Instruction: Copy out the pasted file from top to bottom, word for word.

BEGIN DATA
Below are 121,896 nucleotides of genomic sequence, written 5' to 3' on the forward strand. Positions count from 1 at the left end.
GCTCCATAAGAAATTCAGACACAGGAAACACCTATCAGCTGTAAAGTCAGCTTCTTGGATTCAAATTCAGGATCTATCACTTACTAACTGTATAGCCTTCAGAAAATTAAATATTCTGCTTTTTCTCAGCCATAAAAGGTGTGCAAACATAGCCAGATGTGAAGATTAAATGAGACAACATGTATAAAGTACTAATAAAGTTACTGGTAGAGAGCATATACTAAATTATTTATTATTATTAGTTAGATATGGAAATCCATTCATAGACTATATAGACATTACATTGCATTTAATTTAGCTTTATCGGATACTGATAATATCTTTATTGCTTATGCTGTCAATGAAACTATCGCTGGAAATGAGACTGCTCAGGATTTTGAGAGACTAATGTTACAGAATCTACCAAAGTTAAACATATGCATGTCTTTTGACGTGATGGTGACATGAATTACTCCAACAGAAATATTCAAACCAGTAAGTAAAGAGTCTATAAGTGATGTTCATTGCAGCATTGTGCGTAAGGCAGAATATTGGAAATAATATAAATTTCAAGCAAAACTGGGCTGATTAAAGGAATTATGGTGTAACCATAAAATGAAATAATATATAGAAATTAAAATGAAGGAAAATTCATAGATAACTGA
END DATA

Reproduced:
Below are 121,896 nucleotides of genomic sequence, written 5' to 3' on the forward strand. Positions count from 1 at the left end.
GCTCCATAAGAAATTCAGACACAGGAAACACCTATCAGCTGTAAAGTCAGCTTCTTGGATTCAAATTCAGGATCTATCACTTACTAACTGTATAGCCTTCAGAAAATTAAATATTCTGCTTTTTCTCAGCCATAAAAGGTGTGCAAACATAGCCAGATGTGAAGATTAAATGAGACAACATGTATAAAGTACTAATAAAGTTACTGGTAGAGAGCATATACTAAATTATTTATTATTATTAGTTAGATATGGAAATCCATTCATAGACTATATAGACATTACATTGCATTTAATTTAGCTTTATCGGATACTGATAATATCTTTATTGCTTATGCTGTCAATGAAACTATCGCTGGAAATGAGACTGCTCAGGATTTTGAGAGACTAATGTTACAGAATCTACCAAAGTTAAACATATGCATGTCTTTTGACGTGATGGTGACATGAATTACTCCAACAGAAATATTCAAACCAGTAAGTAAAGAGTCTATAAGTGATGTTCATTGCAGCATTGTGCGTAAGGCAGAATATTGGAAATAATATAAATTTCAAGCAAAACTGGGCTGATTAAAGGAATTATGGTGTAACCATAAAATGAAATAATATATAGAAATTAAAATGAAGGAAAATTCATAGATAACTGA